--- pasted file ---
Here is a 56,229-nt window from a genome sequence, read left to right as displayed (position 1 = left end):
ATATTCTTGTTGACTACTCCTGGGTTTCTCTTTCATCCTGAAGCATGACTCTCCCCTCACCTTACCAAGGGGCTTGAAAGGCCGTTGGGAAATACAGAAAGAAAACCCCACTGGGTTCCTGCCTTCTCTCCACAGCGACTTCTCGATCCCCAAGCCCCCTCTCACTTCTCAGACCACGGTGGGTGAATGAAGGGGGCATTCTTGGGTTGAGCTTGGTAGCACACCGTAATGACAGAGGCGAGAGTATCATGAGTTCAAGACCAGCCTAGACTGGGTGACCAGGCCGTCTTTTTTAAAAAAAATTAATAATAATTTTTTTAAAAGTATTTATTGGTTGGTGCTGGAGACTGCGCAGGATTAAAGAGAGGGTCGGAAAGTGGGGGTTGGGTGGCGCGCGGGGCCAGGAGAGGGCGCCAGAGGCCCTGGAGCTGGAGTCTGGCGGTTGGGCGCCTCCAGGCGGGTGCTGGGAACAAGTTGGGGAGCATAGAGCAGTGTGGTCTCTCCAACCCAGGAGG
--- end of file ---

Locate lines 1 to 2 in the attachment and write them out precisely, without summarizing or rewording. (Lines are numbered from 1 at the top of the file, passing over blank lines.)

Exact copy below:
Here is a 56,229-nt window from a genome sequence, read left to right as displayed (position 1 = left end):
ATATTCTTGTTGACTACTCCTGGGTTTCTCTTTCATCCTGAAGCATGACTCTCCCCTCACCTTACCAAGGGGCTTGAAAGGCCGTTGGGAAATACAGAAAGAAAACCCCACTGGGTTCCTGCCTTCTCTCCACAGCGACTTCTCGATCCCCAAGCCCCCTCTCACTTCTCAGACCACGGTGGGTGAATGAAGGGGGCATTCTTGGGTTGAGCTTGGTAGCACACCGTAATGACAGAGGCGAGAGTATCATGAGTTCAAGACCAGCCTAGACTGGGTGACCAGGCCGTCTTTTTTAAAAAAAATTAATAATAATTTTTTTAAAAGTATTTATTGGTTGGTGCTGGAGACTGCGCAGGATTAAAGAGAGGGTCGGAAAGTGGGGGTTGGGTGGCGCGCGGGGCCAGGAGAGGGCGCCAGAGGCCCTGGAGCTGGAGTCTGGCGGTTGGGCGCCTCCAGGCGGGTGCTGGGAACAAGTTGGGGAGCATAGAGCAGTGTGGTCTCTCCAACCCAGGAGG